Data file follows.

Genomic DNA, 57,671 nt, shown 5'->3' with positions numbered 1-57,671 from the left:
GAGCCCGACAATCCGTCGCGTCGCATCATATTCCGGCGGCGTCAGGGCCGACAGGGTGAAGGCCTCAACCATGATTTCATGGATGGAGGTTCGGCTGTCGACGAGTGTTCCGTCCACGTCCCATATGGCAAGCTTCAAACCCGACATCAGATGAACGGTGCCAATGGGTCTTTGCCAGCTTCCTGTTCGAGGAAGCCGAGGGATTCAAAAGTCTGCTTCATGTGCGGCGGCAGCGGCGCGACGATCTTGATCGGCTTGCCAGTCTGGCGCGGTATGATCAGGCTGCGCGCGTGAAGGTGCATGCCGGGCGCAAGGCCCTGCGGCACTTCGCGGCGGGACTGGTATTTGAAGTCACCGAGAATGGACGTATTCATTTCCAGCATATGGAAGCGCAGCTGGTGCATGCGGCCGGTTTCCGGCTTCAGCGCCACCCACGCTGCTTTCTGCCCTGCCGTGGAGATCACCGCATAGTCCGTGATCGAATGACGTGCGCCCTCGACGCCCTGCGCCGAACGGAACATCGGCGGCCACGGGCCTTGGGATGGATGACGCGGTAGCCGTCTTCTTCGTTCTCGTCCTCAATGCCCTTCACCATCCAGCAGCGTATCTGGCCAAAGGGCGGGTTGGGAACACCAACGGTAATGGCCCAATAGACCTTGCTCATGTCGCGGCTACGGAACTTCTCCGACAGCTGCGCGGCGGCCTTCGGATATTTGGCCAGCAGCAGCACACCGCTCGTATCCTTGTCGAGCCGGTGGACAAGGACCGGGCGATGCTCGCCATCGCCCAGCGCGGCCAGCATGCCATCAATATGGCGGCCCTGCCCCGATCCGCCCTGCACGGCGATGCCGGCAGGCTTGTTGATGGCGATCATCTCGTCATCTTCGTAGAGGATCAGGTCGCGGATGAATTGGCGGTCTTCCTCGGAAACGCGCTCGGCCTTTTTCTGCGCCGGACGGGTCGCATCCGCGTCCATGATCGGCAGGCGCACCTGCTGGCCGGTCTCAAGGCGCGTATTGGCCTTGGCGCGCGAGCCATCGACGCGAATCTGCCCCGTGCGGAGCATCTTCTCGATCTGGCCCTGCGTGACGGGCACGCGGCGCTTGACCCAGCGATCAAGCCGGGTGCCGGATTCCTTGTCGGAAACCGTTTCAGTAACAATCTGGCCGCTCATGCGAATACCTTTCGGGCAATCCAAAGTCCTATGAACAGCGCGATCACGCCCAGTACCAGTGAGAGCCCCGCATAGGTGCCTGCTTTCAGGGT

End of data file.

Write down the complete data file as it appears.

Genomic DNA, 57,671 nt, shown 5'->3' with positions numbered 1-57,671 from the left:
GAGCCCGACAATCCGTCGCGTCGCATCATATTCCGGCGGCGTCAGGGCCGACAGGGTGAAGGCCTCAACCATGATTTCATGGATGGAGGTTCGGCTGTCGACGAGTGTTCCGTCCACGTCCCATATGGCAAGCTTCAAACCCGACATCAGATGAACGGTGCCAATGGGTCTTTGCCAGCTTCCTGTTCGAGGAAGCCGAGGGATTCAAAAGTCTGCTTCATGTGCGGCGGCAGCGGCGCGACGATCTTGATCGGCTTGCCAGTCTGGCGCGGTATGATCAGGCTGCGCGCGTGAAGGTGCATGCCGGGCGCAAGGCCCTGCGGCACTTCGCGGCGGGACTGGTATTTGAAGTCACCGAGAATGGACGTATTCATTTCCAGCATATGGAAGCGCAGCTGGTGCATGCGGCCGGTTTCCGGCTTCAGCGCCACCCACGCTGCTTTCTGCCCTGCCGTGGAGATCACCGCATAGTCCGTGATCGAATGACGTGCGCCCTCGACGCCCTGCGCCGAACGGAACATCGGCGGCCACGGGCCTTGGGATGGATGACGCGGTAGCCGTCTTCTTCGTTCTCGTCCTCAATGCCCTTCACCATCCAGCAGCGTATCTGGCCAAAGGGCGGGTTGGGAACACCAACGGTAATGGCCCAATAGACCTTGCTCATGTCGCGGCTACGGAACTTCTCCGACAGCTGCGCGGCGGCCTTCGGATATTTGGCCAGCAGCAGCACACCGCTCGTATCCTTGTCGAGCCGGTGGACAAGGACCGGGCGATGCTCGCCATCGCCCAGCGCGGCCAGCATGCCATCAATATGGCGGCCCTGCCCCGATCCGCCCTGCACGGCGATGCCGGCAGGCTTGTTGATGGCGATCATCTCGTCATCTTCGTAGAGGATCAGGTCGCGGATGAATTGGCGGTCTTCCTCGGAAACGCGCTCGGCCTTTTTCTGCGCCGGACGGGTCGCATCCGCGTCCATGATCGGCAGGCGCACCTGCTGGCCGGTCTCAAGGCGCGTATTGGCCTTGGCGCGCGAGCCATCGACGCGAATCTGCCCCGTGCGGAGCATCTTCTCGATCTGGCCCTGCGTGACGGGCACGCGGCGCTTGACCCAGCGATCAAGCCGGGTGCCGGATTCCTTGTCGGAAACCGTTTCAGTAACAATCTGGCCGCTCATGCGAATACCTTTCGGGCAATCCAAAGTCCTATGAACAGCGCGATCACGCCCAGTACCAGTGAGAGCCCCGCATAGGTGCCTGCTTTCAGGGT